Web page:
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Hatching Eggs Info

Fertile eggs should be stored in a cool place (ideally 10-16 degrees centigrade). Freshly laid eggs can be kept for up to two weeks before incubating although the fresher they are the better the hatch rate tends to be. The fresher the eggs the earlier they may hatch and the older the egg the later they may hatch.

Fertile chicken eggs take around 21 days to hatch. Some breeds take a little less and some a little longer. If the egg has not hatched after 25 days it should be removed from the broody hen or incubator.

Eggs need constant heat during the full incubation period for the embryo to develop into a chick. This heat is provided either by a broody hen or by an incubator. The temperature should be constant at 37.6 degrees centigrade and humidity at 45% for the first 18 days of incubation for chickens and bantams. After 18 days humidity should be raised to 65%.



Using an incubator to hatch fertile eggs

Before buying eggs, make sure the incubator is working. Plug it in and wait for it to heat up - usually about 30 minutes. Place a medical thermometer (the type used to take body temperature) where the eggs will be set. Leave for several minutes and then check the reading. It should be 37.6 degrees centigrade. If not, adjust the incubator settings until the temperature is correct



If your eggs arrive in the post, leave them to settle for 12 to 24 hours with the pointed end down before putting them in the incubator. If you collect the eggs, they can be placed in the incubator as soon as the incubator has reached the correct temperature.

The eggs should be set either on their sides or with the pointed end down. This is important because the air sac in the egg is at the wider end.

Follow the instructions for your incubator during the incubation period. Please note that eggs set in the upright position should be laid onto their sides before hatching, usually around day 18.


Increase humidity for the last 3 days.

Automatic incubators turn the eggs about once per hour. If you have a manual incubator you need to turn the eggs as often as you can. The eggs will not develop correctly if they are not turned regularly.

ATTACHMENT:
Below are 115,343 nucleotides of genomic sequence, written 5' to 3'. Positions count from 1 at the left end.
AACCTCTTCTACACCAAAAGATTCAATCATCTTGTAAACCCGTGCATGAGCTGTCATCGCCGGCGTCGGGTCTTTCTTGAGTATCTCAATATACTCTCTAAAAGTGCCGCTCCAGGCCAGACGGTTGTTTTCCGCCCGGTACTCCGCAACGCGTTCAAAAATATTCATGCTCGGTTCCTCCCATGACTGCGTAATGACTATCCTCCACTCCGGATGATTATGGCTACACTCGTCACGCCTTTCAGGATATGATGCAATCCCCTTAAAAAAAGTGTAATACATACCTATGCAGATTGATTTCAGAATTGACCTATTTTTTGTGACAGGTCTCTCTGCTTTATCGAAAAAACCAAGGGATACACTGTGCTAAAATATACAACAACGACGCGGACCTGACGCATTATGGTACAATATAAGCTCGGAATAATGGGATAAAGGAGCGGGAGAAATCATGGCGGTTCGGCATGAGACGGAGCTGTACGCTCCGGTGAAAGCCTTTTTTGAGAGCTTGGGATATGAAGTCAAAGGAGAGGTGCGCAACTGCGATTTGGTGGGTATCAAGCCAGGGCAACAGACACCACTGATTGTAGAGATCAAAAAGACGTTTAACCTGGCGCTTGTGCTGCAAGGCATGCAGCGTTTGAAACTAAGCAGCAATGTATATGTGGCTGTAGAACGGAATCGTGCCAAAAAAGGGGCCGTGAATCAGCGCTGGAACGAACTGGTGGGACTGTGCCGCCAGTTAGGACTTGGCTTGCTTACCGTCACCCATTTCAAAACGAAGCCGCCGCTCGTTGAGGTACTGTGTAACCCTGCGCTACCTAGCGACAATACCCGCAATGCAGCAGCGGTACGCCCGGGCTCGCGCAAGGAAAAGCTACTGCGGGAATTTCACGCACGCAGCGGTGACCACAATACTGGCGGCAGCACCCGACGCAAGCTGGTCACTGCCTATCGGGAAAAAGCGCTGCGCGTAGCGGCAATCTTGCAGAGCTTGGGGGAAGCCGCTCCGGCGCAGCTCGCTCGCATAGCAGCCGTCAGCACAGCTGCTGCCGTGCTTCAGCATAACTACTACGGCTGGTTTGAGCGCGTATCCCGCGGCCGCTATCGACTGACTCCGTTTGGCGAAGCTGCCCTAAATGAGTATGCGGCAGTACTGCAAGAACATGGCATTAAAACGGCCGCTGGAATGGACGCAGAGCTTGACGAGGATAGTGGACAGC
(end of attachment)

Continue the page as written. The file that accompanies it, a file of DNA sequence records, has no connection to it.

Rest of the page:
Do not open the incubator except to add water. Both the temperature and humidity will fall every time it is opened and this can slow down the incubation period.



Chicks should not be removed from the incubator until they are dry and fluffy, they can be left in the incubator safely for up to 24 hours. They do not need food and water during the first 24 hours.

Damaged in the post
We send out hundreds of eggs during the season by post. Most of these hatch successfully and we have many repeat customers. Occasionally when eggs have been through the postal system they fail to hatch. There is no evidence that this is due to transportation. However, it is possible that X-rays may prevent embryo development. It is important to leave eggs to stand overnight before starting to incubate and failure to do so is likely to affect hatching results.

This is a very basic guide to hatching at home based on our experience. Hatching is a complex process and there are excellent books written and incubator information on the subject if you would like to delve further.

Hatching eggs
Ducklings Hatching
Welsummer Chicks
Appleyard Ducklings
White Silkies
Selection of chicks
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